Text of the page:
Christopher: What led you to change paths? What opened up to you a new way to see things in our world?

Karen: As I reflect back, I am so grateful I moved to California, where I could free my blossoming awareness of the world. I think if I had stayed in New Orleans where I was born, I might never have traveled, written books, had my own radio show or know everything I know now about patri­archy, dominator cultures and feminism. I probably would have just accepted every­thing as normal and the way it’s always been and I certainly would not know what questions to ask to challenge the status quo.

Fortunately though, moving out of the Christian bubble shook me awake. I found the work of Merlin Stone, When God Was a Woman and Riane Eisler, The Chalice and the Blade. I rejoiced in the Mysts of Avalon by Marion Zimmer Bradley (we didn’t know about her controversial life then) gifting her readers with ideas of how things might have been seen from the female perspective in Camelot. I started to go beyond Wicca 101 and realized this is really about sex, power, religion and poli­tics.

So with that back-story for a bit of context, my interest in Goddess spirituality was probably seeded in my Grandma’s wor­ship of Mary with her many altars to Jesus’ mother in her home and yard, then I took a class on Goddess in California and it was a slippery slope. The pieces started to fall into place.

My desire to travel was given focus by my interest in sacred sites and the books I read as a youth about Egypt. Imagine my first really big trip out of the country was a visit to Egypt! It was very interesting how this Southern girl, transplanted in Califor­nia, actually felt as if Egypt was familiar and somehow a lost part of me. I became drawn to Isis, Sekhmet and that famous British woman, Om Sety. I joined the Fel­lowship of Isis, started an Iseum and be­gan leading and organizing ancient rituals in a modern context on public beaches in Los Angeles through the non-profit I founded, The Isis Ancient Cultures Soci­ety. Over the years, however, the journey to Goddess spirituality evolved.

It went from being a focus for my travel, to nourishing me as a woman discovering there was a feminine face of god and all the empower­ment that comes with that, to understand­ing that the ideals of Goddess spirituality are what’s missing from our world. It’s why there is so much suffering, oppression and exploitation. It’s why the planet is being poisoned and women are devalued. So I started teaching about Goddess as dei­ty, archetype and ideal. Everyone is at a different point in their spiritual journey so seeing the many facets of what Goddess spiritualty actually are, I feel it provides something for everyone, even agnostics and atheists with a conscious for social justice.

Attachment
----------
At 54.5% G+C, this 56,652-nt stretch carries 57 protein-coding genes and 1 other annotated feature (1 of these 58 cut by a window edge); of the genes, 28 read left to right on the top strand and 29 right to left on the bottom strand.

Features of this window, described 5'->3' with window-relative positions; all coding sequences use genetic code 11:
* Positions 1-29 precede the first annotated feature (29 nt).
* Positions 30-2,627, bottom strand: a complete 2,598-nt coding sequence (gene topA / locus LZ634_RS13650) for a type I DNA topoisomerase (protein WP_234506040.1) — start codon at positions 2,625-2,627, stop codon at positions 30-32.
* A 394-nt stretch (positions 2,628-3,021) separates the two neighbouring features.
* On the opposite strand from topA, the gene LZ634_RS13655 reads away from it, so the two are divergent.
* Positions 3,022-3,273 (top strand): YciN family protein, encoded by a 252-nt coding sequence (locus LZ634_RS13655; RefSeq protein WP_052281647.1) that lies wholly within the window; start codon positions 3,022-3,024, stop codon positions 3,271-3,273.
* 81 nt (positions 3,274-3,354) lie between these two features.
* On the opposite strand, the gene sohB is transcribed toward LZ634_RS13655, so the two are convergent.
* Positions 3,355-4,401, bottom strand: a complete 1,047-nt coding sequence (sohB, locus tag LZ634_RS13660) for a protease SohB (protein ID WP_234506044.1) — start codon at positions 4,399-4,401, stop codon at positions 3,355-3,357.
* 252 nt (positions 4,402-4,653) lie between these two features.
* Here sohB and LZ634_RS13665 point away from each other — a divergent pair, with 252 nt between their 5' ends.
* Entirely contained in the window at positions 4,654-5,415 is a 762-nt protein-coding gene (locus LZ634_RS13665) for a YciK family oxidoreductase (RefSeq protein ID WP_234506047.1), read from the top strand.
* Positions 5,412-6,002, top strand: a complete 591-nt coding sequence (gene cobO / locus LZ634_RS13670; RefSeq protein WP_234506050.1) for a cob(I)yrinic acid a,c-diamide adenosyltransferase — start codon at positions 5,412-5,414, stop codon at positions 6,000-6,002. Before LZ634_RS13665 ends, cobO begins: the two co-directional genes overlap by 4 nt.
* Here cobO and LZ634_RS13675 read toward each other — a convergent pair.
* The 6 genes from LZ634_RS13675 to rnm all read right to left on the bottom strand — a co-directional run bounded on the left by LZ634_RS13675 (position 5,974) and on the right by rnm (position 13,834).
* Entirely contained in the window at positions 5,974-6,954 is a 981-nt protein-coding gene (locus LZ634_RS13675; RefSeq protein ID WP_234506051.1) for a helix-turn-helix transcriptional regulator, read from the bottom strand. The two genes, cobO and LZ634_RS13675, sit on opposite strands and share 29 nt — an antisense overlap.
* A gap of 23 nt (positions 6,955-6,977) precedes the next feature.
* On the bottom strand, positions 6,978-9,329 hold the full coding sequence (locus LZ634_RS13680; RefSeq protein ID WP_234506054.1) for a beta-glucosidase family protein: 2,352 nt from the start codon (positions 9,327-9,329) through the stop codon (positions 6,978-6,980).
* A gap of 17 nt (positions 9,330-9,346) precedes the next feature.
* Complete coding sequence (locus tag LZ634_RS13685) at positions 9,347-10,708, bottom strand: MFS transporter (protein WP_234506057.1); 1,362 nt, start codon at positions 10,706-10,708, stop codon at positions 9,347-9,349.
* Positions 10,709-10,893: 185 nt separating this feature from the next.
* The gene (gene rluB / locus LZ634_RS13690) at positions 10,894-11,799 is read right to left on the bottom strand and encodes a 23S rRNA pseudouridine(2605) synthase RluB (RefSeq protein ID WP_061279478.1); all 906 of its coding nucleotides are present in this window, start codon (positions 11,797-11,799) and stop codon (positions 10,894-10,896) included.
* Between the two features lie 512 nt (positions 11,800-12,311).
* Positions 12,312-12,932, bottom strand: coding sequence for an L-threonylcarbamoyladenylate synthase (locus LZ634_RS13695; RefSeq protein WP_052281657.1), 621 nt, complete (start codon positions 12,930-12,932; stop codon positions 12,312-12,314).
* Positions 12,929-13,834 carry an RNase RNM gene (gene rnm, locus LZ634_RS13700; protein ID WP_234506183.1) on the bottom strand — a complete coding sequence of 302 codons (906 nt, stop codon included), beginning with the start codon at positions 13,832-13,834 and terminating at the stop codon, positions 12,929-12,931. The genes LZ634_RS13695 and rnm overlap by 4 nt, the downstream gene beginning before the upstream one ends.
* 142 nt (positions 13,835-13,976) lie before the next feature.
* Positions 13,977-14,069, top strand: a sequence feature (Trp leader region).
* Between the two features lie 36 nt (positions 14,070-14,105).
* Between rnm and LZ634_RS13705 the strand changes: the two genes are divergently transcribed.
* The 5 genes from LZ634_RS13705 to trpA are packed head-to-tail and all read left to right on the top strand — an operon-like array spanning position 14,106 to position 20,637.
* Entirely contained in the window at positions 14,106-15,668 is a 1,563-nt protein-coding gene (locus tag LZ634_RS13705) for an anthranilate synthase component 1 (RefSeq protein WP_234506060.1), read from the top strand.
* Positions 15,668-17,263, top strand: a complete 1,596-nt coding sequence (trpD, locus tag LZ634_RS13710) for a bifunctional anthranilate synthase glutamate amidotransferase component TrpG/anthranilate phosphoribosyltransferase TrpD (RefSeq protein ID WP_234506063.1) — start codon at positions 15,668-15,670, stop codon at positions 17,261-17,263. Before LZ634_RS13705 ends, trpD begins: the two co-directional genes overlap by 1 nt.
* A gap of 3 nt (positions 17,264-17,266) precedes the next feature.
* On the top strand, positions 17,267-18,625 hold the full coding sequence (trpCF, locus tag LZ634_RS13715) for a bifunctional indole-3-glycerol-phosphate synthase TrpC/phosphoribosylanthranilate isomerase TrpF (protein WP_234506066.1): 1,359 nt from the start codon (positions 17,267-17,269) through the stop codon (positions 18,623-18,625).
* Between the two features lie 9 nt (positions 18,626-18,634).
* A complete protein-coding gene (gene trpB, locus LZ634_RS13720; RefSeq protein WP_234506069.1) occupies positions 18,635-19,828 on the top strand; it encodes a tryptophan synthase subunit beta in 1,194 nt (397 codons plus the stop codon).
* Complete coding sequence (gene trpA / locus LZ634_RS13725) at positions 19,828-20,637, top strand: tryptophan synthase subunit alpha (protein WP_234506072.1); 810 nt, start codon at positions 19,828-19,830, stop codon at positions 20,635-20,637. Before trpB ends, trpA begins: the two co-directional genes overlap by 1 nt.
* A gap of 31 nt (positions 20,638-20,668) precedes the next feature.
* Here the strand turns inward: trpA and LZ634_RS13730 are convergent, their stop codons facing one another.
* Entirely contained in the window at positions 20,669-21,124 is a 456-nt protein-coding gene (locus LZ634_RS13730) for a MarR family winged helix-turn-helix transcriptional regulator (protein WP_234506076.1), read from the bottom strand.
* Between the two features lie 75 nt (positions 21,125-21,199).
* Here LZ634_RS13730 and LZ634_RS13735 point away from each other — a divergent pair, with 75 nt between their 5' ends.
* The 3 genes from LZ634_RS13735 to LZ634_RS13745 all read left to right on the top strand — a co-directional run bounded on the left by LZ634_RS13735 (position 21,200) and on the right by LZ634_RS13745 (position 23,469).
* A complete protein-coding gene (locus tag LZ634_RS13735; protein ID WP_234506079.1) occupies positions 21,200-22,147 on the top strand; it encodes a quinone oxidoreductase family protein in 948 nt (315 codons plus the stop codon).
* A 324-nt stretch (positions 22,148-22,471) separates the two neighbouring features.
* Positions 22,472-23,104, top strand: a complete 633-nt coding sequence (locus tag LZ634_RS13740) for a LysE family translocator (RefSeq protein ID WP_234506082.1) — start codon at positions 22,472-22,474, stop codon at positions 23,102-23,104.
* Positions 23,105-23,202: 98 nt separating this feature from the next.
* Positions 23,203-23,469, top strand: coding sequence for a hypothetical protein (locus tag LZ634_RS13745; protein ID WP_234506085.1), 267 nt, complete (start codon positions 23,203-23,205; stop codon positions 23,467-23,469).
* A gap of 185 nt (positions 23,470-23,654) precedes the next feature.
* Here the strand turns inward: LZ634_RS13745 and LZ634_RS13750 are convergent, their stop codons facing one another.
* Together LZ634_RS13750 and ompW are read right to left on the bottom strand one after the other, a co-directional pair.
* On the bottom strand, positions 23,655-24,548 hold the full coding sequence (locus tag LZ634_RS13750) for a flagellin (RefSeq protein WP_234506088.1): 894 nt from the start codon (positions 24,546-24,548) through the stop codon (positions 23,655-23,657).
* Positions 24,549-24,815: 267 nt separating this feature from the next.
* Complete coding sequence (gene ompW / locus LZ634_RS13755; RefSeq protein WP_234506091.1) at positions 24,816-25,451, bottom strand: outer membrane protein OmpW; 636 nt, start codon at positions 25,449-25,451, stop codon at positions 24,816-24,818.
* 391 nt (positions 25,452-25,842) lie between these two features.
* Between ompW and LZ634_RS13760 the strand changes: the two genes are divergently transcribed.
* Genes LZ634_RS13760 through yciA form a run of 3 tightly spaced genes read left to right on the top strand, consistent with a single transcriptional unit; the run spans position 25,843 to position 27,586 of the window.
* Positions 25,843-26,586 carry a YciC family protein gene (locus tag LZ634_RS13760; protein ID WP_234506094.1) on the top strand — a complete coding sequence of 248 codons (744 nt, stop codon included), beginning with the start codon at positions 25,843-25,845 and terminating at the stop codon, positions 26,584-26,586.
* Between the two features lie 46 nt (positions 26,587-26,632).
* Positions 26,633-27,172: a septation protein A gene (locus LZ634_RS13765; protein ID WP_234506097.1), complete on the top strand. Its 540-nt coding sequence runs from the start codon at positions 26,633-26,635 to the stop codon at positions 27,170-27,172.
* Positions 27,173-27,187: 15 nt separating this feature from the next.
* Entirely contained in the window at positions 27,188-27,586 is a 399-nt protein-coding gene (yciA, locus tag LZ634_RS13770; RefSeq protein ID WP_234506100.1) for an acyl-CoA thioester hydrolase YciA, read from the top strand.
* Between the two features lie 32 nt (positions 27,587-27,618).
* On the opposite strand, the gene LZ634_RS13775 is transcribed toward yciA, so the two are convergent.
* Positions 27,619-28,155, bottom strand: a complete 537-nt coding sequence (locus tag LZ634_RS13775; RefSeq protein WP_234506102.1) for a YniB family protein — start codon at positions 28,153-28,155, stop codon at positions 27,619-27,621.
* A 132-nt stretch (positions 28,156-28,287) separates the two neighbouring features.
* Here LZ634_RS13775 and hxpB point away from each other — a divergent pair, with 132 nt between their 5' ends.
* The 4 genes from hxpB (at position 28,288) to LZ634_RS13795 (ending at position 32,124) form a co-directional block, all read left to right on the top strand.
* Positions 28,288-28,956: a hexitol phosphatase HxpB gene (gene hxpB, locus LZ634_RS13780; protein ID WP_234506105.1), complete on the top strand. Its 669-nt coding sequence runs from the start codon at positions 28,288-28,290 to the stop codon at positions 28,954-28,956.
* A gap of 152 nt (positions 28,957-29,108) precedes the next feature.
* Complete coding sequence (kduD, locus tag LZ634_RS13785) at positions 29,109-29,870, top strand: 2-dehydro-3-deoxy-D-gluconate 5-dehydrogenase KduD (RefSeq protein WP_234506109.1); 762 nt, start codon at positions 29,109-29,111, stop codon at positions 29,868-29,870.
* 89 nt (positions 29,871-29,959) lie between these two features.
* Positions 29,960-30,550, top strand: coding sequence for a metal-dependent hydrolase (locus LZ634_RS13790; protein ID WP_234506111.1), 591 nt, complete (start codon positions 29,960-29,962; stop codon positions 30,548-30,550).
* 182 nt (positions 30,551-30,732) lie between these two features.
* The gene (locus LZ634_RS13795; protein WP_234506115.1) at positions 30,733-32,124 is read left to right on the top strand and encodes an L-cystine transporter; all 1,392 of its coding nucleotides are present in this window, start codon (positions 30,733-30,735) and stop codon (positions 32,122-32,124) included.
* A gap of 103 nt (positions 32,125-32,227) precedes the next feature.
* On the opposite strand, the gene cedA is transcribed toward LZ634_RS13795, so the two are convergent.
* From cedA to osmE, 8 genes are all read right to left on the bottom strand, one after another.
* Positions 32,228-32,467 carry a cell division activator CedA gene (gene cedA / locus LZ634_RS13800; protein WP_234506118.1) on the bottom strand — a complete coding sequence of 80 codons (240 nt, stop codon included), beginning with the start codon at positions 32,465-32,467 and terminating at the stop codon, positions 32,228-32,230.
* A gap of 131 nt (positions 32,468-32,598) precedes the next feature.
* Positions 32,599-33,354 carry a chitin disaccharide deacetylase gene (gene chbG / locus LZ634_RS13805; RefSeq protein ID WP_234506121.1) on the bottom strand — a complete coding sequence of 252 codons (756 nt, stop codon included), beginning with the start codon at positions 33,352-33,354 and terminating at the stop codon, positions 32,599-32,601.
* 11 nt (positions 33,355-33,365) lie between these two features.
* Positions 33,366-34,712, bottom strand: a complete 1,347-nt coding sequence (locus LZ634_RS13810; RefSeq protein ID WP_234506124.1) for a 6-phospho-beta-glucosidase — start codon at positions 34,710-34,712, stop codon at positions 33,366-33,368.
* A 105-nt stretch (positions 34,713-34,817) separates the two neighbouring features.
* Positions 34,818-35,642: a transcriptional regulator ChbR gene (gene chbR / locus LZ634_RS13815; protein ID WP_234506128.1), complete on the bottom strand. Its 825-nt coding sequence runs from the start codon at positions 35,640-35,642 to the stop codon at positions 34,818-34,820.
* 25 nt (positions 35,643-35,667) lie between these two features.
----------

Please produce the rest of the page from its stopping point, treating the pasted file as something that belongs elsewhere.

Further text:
Christopher: Where you solitary or did you find groups to work with?

Karen: I found that old truth, “when the student is ready, the teacher appears” happened in my life. I found a group of women interested in Isis, which led to me joining the international Fellowship of Isis (FOI). The late Lady Olivia Robertson, one of the FOI founders, saw something in me I guess, so when she learned my husband and I were traveling to Ireland, she invited me to Clonegal Castle to be ordained.

That was the catalyst it seemed for a tsu­nami of creativity and inspiration. I started my own Iseum within the FOI, the Iseum of Isidis Navigium, and we began to do Isis-oriented rituals throughout the year, facilitating the annual ritual that became rather famous around town, held each March, the Isidis Navigium. We used as much information we could gather about the old ritual of Isis and re-constructed it for contemporary psyches and culture. All the participants launched colored ice-boats on the waves of the Pacific Ocean commemorating the ship of Isis that was launched in Her honor in ancient times.

Later my husband and I started the not-for-profit Isis Ancient Cultures Society, and expanded on the work of the Iseum; putting out a newsletter, holding personal development salons, monthly moon cir­cles to highlight different traditions, and of course we still did the Isidis Navigium for a decade, as well as the annual Isis Birth­day Salon and Tea each July.

About ten years into all this, I got the opportunity to write my first book, Sacred Places of Goddess: 108 Destinations and I knew I could not continue to spear­-head the not-for-profit, work full time as I had been and write a book. I asked my Board if they wanted to continue the not-for-profit while I took a hiatus but no one wanted the responsibility, so the organiza­tion went dormant while I started my first book and now, 9 years later, I’ve just had my third and fourth books published in 2014.